Two more sections were prepared and glued together to form a larger section from which I turned a round candle, Again, beautiful grain and staining. These tee-light candles, along with whatever else I can make from the strakes and the knee will be passed over to the trust to be sold as souvenirs, hopefully, generating useful funds to continue the good work.

From the first knee section I managed to make some pens and 14 tea light candles. They were all delivered to the trust on February 20th 2010. It was really good to see people look upon a collection of wood turnings with such appreciation. After all, the pieces I left with them on that day should sell for about £100, and that is a really good contribution, all made from scrap, and going directly back to the trust. During this winter the trust has undertaken a major restoration and refit on the boat including the complete replacement of the tabernacle (that's the part which holds the mast up). As a result, I now have a new pile of old timber which needs to be converted into turning stock and subsequently, made into anything which will sell. Clearly, the next few months were going to be quite busy.

I still have some large sections of old timber which, as yet, are too damp to use. This will probably get worked on in the next few months.

After closer examination I found the wood pile actually contained quite a large proportion of scrap timber. I suspect this was due to the external paint layer which had in effect, trapped a large quantity of moisture in the timber for a long time. Some sections however yielded a selection of very nice timber, allowing me to make an extensive selection of smaller pieces (44 in all). They are being delivered to the trust in June 2010.

  In total, over £800 was raised for the trust in 2010, all from turned souvenirs. By far, the most popular items turned out to be small clocks, closely followed by various types of pen (roller balls and twist top biro's).

The work of the trust continues well, and in 2011 we saw more significant pieces of timber liberated from the boat. Much of it, as in 2010, was converted into cash. This was a significant contribution to the trust.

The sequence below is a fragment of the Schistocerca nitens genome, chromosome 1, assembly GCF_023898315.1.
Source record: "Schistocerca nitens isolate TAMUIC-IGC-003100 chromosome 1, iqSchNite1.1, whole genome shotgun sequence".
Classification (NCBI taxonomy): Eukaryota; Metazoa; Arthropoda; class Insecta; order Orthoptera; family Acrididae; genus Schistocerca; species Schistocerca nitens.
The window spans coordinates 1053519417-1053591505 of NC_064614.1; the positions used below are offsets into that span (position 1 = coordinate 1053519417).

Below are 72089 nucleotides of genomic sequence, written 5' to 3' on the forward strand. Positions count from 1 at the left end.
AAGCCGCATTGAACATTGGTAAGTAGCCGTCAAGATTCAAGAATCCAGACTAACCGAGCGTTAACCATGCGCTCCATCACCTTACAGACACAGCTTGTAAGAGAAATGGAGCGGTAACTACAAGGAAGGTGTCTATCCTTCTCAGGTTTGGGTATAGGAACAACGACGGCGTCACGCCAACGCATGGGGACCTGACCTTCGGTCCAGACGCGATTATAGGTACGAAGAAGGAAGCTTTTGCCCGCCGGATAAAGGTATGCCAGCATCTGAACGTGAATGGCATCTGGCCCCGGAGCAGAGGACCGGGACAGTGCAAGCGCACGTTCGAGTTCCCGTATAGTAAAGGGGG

Souvenirs Turned From Albion Oak

  Wood taken out of 'Albion' during planned maintenance was passed to me to convert into souvenirs. As such, when these souvenirs were bought, you were able to say that you had purchased a genuine piece of history.

The process of selling these souvenirs has in the past generated a substantial income for the trust, helping to let the preservation of 'Albion' to continue.

Although I no longer make these souvenirs for the trust to "keep in stock", many of them may well be available to order. If you are interested in purchasing any, please feel free to get in touch and I will do all that I can to help.

All Money Raised In This Way, Without Exception, Is Passed Directly Back To The Trust

  The following items have been are available in the past, and dependant upon stock and parts availability, could be made to order. Postage and packing would be added as necessary.  

The most popular items by far have been pens and biros in the form of a Fountail Pen (18), a Roller Ball (14) and a Twist Top Biro (10). These are 24 carat gold plated, and use standard refills.

Tee Light candles (8).

A novelty item, loosely known as a 'BGT' is this bottle, glass and tray. The tray diameter is 50mm, and the set costs 8.

Jewellery comes in the form of either Drop or Offset Pendants (3) and Earrings (5). Earrings are also available as a 'Bottle and Glass' pair at the same price.

Key Rings (3.50), Bottle Stoppers (3) and Light Pulls (2.50). Thimbles and Lace Bobbins are both 2.50.